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      I agree wholeheartedly with Wuliangguobinjiu. This is a load of poppycock with a capital ‘P’.

    • 0
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      Hey buddy

      This writer hails from Colombo , he doesn’t have village background as you say

      • 0
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        As if you knew which family and which place you would be born!;)

        Oxford is yet more expensive than Harvard.Shrub too studied at Harvard and came out with flying colures.Oxford produced bLiar the man who could who could answer without answering. Both international war criminals; alas just one still has diplomatic immunity for life.

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    If proof be needed of this man’s ability to perform every turn and twist in the book of ethical gymnastics, here is yet another example.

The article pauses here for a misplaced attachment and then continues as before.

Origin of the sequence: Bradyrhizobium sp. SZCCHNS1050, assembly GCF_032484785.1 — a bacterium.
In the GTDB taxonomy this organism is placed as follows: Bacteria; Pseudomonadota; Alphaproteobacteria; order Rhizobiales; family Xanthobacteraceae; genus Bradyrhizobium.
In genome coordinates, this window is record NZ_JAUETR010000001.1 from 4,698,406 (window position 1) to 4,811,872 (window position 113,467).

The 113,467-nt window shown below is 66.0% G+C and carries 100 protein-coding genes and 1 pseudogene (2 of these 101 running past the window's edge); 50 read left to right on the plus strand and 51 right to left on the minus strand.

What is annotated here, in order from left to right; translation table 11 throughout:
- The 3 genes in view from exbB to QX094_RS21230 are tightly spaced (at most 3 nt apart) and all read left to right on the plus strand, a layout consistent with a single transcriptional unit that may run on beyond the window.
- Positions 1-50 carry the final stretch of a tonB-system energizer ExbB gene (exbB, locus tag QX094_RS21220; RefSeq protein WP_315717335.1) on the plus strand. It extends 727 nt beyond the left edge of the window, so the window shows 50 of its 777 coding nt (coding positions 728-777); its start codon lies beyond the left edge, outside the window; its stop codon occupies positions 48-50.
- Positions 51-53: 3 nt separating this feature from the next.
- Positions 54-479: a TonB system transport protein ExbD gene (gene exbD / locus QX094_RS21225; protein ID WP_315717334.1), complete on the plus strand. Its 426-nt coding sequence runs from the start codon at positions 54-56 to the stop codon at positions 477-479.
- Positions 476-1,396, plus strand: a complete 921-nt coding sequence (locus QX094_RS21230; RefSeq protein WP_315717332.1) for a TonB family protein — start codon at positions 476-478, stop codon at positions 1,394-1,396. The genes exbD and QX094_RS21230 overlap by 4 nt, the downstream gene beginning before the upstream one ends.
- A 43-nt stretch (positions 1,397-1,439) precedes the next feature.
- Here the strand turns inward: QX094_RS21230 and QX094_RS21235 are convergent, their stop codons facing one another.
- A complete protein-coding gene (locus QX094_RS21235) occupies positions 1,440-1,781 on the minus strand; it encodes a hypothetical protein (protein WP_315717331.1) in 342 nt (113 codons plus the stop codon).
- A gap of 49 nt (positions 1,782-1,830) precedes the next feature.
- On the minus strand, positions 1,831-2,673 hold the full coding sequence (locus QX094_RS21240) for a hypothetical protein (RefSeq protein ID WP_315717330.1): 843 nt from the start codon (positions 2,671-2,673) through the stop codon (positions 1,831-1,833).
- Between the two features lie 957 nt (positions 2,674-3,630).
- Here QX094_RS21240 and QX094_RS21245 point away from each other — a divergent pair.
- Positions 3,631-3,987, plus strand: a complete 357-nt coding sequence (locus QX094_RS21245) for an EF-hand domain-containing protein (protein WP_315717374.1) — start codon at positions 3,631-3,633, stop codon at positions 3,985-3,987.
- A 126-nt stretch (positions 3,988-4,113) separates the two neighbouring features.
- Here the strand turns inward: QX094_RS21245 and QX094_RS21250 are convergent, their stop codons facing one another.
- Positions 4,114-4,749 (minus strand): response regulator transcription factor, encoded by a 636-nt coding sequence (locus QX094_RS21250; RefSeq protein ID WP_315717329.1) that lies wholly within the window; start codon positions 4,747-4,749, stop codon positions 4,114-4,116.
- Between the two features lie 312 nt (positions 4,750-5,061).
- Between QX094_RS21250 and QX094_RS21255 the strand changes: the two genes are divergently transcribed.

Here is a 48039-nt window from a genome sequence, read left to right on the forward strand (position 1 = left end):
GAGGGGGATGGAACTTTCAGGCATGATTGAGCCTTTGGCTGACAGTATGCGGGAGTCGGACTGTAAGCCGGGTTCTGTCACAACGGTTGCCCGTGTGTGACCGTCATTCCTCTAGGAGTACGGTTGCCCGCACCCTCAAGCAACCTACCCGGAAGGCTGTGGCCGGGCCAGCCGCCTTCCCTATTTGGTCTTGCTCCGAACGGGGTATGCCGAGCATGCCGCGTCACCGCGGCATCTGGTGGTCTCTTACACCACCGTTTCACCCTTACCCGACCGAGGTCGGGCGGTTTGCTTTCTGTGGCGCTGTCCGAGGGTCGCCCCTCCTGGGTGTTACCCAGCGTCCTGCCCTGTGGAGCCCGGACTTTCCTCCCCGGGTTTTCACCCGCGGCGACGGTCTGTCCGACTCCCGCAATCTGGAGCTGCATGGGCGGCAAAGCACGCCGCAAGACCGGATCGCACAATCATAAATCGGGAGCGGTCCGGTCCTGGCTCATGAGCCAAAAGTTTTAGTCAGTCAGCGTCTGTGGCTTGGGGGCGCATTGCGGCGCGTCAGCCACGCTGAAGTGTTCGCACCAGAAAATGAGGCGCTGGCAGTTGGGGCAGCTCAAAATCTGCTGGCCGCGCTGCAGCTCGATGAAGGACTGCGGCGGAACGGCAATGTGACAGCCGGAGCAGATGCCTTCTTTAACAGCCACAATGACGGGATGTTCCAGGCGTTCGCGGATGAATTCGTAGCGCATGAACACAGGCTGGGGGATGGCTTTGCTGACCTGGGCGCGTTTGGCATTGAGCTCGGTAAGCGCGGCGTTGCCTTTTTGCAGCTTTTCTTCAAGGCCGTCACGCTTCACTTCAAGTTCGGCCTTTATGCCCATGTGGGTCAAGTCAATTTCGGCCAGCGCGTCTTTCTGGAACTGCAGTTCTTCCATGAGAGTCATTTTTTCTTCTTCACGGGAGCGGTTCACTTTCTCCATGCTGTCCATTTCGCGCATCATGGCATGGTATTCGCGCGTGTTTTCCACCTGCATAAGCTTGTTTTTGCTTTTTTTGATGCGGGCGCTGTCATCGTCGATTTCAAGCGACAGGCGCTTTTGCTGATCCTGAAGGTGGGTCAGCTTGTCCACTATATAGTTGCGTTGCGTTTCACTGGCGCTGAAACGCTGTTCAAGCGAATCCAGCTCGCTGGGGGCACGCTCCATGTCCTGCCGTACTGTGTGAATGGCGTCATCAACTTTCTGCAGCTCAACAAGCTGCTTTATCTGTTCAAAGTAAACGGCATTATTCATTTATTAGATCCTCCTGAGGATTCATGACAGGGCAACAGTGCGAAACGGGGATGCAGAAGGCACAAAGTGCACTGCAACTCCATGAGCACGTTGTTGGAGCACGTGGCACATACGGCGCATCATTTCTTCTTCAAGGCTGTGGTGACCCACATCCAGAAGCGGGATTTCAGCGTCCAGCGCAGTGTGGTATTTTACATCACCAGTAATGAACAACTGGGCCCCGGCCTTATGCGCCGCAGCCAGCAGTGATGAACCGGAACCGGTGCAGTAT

The REAL tragedy, though, is that CT continues to publish the sick outpourings of this Rajapaksa sycophant.

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    The Current Chief Justice Shiranee Bandaranayake has clearly been through a learning curve and hence although tainted is the best we’ve got since anything that is appointed by the dictator after her would be worse! It is indeed Hobson’s choice!
    But the second point is that Novard Cabraa at the Central Bank who has lost Lanka and tax payers billions of rupees and Rajapassa and his brothers need to be impeached first! Right now it is clearly a SEXIST witch hunt and must be stopped.
    And by the way, what are those bloody women’s NGOs who are payed big bucks by donors to globe trot and conference-hop doing? They should be protesting the attack on the country’s first woman CJ!

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    People in important positions get themselves wrapped up in all sorts of dodgy situations that make them vulnerable to abuse by those above them. In this case the Chief Justice’s husband’s corrupt deals exposed her to manipulation by the dastardly Rajapaksa. The whole system of politics in the country, especially under the present regime, has become so perverse that without regime change the country is doomed.